Accursed Menus

Here’s a rant after my own heart:

I was puzzled, so I checked the website and got nowhere. The password I’d used for the account was suddenly not accepted.
So I phoned the number on the website. And got nowhere. This time the problem seemed to be my PIN.
Or maybe my account number. Or maybe my customer ID. Or my PCN number. Whatever that was. The recorded message didn’t really care. I gave up.
I had become the innocent victim of the new digital age in which the algorithm reigns supreme.
There was a time when a human being with a problem talked to another human being who helped to get it sorted. Those days are gone.
The lives of big companies and government officials are made so much easier if we customers or clients can be kept at arm’s length.

The online experience is bad enough — but when you dare to call the “Customer Care” (ha!) telephone number, that’s really when the SHTF.

A combination of the two above means that I will be changing my Medicare supplemental insurer, because it seems to be the only way I can punish these assholes for their bovine indifference to my situation.

I’ll let Humphrys finish this rant:

Increasingly, we are being deprived of even a semblance of what we once thought of as customer service.
We are left talking to a computer screen behind which sits not another human being, but an algorithm. Or a recorded telephone announcement that may or may not respond to our pleas for help.
It’s as though any human compassion in the relationship between customer and provider has simply disappeared. And that’s very sad.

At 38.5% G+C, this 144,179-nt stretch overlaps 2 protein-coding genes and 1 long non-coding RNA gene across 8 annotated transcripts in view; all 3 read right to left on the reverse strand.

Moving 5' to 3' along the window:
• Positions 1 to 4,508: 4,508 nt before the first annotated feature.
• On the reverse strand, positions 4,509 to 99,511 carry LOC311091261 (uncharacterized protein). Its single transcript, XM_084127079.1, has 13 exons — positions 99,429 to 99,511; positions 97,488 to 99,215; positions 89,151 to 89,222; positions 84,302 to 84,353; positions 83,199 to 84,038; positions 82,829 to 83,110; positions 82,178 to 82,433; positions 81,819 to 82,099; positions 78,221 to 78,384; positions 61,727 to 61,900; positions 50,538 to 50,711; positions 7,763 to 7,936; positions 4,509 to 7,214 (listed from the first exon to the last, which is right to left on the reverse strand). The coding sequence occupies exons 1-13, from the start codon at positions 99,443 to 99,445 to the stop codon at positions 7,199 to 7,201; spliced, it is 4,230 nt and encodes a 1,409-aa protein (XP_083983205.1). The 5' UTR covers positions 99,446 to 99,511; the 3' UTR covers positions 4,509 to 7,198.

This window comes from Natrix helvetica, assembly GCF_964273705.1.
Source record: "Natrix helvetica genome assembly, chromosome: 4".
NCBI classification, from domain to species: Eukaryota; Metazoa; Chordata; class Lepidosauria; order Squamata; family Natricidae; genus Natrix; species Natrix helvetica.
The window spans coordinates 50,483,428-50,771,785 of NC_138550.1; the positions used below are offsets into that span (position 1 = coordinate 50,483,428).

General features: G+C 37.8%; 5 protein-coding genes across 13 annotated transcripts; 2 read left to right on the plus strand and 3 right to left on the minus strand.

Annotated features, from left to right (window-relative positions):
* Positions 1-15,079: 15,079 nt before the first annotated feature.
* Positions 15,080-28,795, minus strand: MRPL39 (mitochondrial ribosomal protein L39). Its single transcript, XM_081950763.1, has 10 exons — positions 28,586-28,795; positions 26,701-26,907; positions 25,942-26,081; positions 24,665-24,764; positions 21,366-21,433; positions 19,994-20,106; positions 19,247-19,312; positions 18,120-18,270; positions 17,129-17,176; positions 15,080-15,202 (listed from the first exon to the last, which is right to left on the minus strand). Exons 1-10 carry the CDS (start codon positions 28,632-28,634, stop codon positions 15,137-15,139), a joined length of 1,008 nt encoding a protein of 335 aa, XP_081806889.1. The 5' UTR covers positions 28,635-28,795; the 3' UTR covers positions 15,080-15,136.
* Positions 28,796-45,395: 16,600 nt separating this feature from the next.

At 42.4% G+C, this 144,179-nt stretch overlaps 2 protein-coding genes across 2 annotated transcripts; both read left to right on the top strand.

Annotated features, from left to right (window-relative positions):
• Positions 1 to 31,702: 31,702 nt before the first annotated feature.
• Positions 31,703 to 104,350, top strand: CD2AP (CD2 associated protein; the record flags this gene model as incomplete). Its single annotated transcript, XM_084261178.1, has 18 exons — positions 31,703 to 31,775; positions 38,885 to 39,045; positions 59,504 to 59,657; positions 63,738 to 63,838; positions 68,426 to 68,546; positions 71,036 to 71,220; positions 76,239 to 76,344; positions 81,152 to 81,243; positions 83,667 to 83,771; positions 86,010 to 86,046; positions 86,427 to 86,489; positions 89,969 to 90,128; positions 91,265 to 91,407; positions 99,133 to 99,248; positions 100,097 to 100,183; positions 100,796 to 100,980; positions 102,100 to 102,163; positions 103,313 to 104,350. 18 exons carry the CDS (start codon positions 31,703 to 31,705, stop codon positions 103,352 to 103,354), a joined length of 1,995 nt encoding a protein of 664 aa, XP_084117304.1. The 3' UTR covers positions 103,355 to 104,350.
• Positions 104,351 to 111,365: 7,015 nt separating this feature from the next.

Or enraging.  Ten guesses which side I’m on.


  1. I’ll go beyond that statement, and say that my phone company, which also supplies my DSL, has an AI that is specifically programmed to get you to hang up. You have to follow the script it is doing, or you get dropped. Once you have wasted your time with the AI, you are put on hold for a 3rd world technician to help you.
    But while you are waiting on hold, every 30 seconds a message comes on saying, “You can go to our website and use our chat for faster help or email us if your problem is not urgent.”
    If I could get onto the web, I wouldn’t be calling you to fix it.

  2. Algorithms are one thing, but for me, what’s worse is a call center in Mumbai or Bangalore or The Philippines. Those folks have less than zero vested interest in helping me solve my problem, and only seem capable of reading from a script. Language / heavy-furrin accent aside, when an issue falls even slightly outside what the script tells the agent what to do, Whammo !! done. At that point I usually ask for a US-located stuporvisor (yes STUPORvisor). Sometimes that helps, sometimes not. We’ve lost.